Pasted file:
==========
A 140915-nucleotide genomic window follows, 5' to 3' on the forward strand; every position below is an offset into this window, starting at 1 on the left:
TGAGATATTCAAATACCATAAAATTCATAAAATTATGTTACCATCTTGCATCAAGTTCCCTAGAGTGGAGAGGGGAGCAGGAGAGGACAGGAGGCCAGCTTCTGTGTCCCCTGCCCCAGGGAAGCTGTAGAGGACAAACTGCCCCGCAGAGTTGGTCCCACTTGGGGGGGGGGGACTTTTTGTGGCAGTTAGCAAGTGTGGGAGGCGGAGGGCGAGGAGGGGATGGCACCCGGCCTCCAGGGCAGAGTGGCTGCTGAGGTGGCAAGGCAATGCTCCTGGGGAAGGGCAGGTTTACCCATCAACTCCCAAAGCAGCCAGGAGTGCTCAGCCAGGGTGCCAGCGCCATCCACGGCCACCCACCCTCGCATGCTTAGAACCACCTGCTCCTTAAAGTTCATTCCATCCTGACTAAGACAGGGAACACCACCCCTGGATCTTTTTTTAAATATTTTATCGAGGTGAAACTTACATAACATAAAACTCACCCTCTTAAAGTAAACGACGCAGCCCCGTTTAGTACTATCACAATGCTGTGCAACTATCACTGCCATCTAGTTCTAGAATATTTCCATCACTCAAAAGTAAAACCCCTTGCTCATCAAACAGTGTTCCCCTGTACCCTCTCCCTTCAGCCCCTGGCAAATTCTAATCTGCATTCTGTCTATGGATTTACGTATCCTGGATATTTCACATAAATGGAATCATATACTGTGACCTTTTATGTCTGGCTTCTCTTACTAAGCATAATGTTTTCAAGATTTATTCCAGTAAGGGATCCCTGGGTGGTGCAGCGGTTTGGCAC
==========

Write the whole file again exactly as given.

A 140915-nucleotide genomic window follows, 5' to 3' on the forward strand; every position below is an offset into this window, starting at 1 on the left:
TGAGATATTCAAATACCATAAAATTCATAAAATTATGTTACCATCTTGCATCAAGTTCCCTAGAGTGGAGAGGGGAGCAGGAGAGGACAGGAGGCCAGCTTCTGTGTCCCCTGCCCCAGGGAAGCTGTAGAGGACAAACTGCCCCGCAGAGTTGGTCCCACTTGGGGGGGGGGGACTTTTTGTGGCAGTTAGCAAGTGTGGGAGGCGGAGGGCGAGGAGGGGATGGCACCCGGCCTCCAGGGCAGAGTGGCTGCTGAGGTGGCAAGGCAATGCTCCTGGGGAAGGGCAGGTTTACCCATCAACTCCCAAAGCAGCCAGGAGTGCTCAGCCAGGGTGCCAGCGCCATCCACGGCCACCCACCCTCGCATGCTTAGAACCACCTGCTCCTTAAAGTTCATTCCATCCTGACTAAGACAGGGAACACCACCCCTGGATCTTTTTTTAAATATTTTATCGAGGTGAAACTTACATAACATAAAACTCACCCTCTTAAAGTAAACGACGCAGCCCCGTTTAGTACTATCACAATGCTGTGCAACTATCACTGCCATCTAGTTCTAGAATATTTCCATCACTCAAAAGTAAAACCCCTTGCTCATCAAACAGTGTTCCCCTGTACCCTCTCCCTTCAGCCCCTGGCAAATTCTAATCTGCATTCTGTCTATGGATTTACGTATCCTGGATATTTCACATAAATGGAATCATATACTGTGACCTTTTATGTCTGGCTTCTCTTACTAAGCATAATGTTTTCAAGATTTATTCCAGTAAGGGATCCCTGGGTGGTGCAGCGGTTTGGCAC